FDA considers vaccine against dangerous diarrheal infection in infants


Tuesday, December 13th 2005, 5:41 pm
By: News On 6


WASHINGTON (AP) _ A new vaccine against a sometimes deadly diarrheal infection in infants does not appear to cause the problems associated with an earlier vaccine, though the government says it needs more information.

A Food and Drug Administration reviewer wrote that RotaTeq, drug company Merck & Co.'s vaccine against rotavirus, is ``highly likely'' to be effective based on the results of a study that showed a decrease in rotavirus-caused illness.

The FDA is seeking additional information from Merck before reaching conclusions on the second study, according to documents posted Tuesday on the agency's Web site. A Merck spokeswoman said the company has supplied all requested data to the FDA.

In the United States, rotavirus infects many children before their third birthday, sometimes resulting in hospitalization. The virus kills several dozen American children a year. Children eventually develop an immunity.

The virus' effects in developing countries, however, are much more severe, and it is blamed for millions of deaths.

An expert FDA advisory panel is expected to discuss the experimental treatment Wednesday. The agency and its advisers may be cautious about approving it in the face of problems tied to an earlier vaccine, RotaShield. It was pulled in 1999 by manufacturer Wyeth after 20 out of 1 million infants developed a potentially fatal twisted bowel condition within a month of receiving it.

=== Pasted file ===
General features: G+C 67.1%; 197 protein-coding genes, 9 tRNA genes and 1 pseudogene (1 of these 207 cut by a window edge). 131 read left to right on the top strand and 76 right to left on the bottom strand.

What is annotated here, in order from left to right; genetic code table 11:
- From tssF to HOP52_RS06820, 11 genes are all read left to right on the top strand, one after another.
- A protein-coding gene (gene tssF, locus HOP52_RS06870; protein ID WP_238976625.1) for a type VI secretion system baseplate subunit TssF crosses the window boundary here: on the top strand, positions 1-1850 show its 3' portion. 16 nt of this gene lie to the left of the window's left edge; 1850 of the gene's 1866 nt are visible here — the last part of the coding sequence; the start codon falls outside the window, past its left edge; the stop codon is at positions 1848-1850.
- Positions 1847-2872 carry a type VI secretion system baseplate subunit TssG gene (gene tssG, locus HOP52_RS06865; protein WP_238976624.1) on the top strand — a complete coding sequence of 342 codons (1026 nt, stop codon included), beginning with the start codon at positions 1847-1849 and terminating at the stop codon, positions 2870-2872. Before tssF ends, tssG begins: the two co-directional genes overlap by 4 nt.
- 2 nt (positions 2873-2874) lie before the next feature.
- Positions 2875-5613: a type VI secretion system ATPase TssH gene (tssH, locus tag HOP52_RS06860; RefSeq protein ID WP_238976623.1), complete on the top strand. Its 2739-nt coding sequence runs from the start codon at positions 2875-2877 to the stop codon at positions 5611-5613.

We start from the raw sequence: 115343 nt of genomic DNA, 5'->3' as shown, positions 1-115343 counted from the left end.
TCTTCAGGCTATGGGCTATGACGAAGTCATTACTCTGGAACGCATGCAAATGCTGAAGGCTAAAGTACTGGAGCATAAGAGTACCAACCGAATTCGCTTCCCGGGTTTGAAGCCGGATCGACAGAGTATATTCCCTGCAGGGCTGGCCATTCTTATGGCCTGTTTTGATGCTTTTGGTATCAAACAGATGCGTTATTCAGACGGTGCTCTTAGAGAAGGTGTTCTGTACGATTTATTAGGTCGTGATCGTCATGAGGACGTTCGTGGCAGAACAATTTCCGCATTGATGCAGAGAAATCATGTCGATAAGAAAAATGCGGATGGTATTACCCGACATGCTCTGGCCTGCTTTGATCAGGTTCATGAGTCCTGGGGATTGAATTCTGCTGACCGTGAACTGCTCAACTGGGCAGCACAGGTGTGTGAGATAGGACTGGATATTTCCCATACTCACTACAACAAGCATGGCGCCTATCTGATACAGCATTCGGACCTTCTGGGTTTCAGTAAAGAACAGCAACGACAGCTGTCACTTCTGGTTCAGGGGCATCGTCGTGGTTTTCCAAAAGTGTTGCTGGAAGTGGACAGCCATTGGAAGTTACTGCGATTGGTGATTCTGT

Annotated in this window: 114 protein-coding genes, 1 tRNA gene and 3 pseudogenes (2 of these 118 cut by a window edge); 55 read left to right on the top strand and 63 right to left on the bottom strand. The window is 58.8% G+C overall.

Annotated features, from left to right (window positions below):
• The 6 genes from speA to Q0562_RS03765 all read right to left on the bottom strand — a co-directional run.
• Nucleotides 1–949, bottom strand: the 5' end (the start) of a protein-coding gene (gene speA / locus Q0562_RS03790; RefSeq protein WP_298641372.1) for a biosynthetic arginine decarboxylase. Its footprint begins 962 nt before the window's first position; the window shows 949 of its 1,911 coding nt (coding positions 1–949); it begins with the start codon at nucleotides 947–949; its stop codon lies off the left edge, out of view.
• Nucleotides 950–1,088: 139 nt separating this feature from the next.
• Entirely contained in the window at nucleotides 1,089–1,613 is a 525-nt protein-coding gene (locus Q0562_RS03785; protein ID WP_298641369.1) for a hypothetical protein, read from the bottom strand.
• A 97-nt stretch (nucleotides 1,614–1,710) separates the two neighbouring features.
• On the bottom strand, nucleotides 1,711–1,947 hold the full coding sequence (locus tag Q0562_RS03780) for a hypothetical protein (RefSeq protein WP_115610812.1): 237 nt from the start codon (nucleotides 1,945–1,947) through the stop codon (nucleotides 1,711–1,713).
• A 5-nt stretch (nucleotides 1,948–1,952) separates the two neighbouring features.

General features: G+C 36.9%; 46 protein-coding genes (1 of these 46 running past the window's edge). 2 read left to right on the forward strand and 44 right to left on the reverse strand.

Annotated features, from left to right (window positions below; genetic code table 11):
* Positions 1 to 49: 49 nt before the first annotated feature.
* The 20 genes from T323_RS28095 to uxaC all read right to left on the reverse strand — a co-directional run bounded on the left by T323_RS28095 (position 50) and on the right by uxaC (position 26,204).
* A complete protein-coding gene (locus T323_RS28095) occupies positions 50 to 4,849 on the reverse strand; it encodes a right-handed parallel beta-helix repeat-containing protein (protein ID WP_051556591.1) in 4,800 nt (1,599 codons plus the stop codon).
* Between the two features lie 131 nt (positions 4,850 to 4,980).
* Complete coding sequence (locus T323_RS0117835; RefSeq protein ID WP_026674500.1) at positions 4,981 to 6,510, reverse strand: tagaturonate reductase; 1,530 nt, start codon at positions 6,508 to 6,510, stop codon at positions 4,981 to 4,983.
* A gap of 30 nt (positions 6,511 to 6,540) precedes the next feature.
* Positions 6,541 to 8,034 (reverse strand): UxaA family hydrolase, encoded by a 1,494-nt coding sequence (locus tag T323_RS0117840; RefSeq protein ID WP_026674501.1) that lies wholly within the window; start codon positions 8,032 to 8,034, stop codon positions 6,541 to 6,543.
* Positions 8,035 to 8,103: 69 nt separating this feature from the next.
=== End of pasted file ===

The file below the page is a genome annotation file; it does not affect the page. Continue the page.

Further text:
But researchers looked closely for cases of children developing the condition, called intussusception, in the RotaTeq trials studied by the FDA, and found it did not occur more often than it did in children who received a placebo instead of the vaccine.

The vaccine would be given to infants as a liquid during regular vaccinations at the ages of two, four and six months.

Dr. Penny Heaton, who helped develop the vaccine for Merck, said the company's studies show the vaccine reduced gastrointestinal illness caused by rotavirus by 74 percent in infants in the first year after taking the vaccine, when compared to those given a placebo. It reduced severe cases of the illness by 98 percent.

In infants studied for a second year after taking the vaccine, gastrointestinal illness caused by rotavirus was reduced by 62 percent compared to placebo; severe cases were reduced by 88 percent, Heaton said.

Company officials said the vaccine is meant to be effective for two years, because an older child who gets rotavirus is much less vulnerable to dehydration and other severe consequences of the illness, and therefore less likely to need hospitalization. Children would still probably catch rotavirus and develop natural immunities to it.

A third vaccine, GlaxoSmithKline's Rotarix, has been licensed in Mexico but has not yet come up for approval in the United States.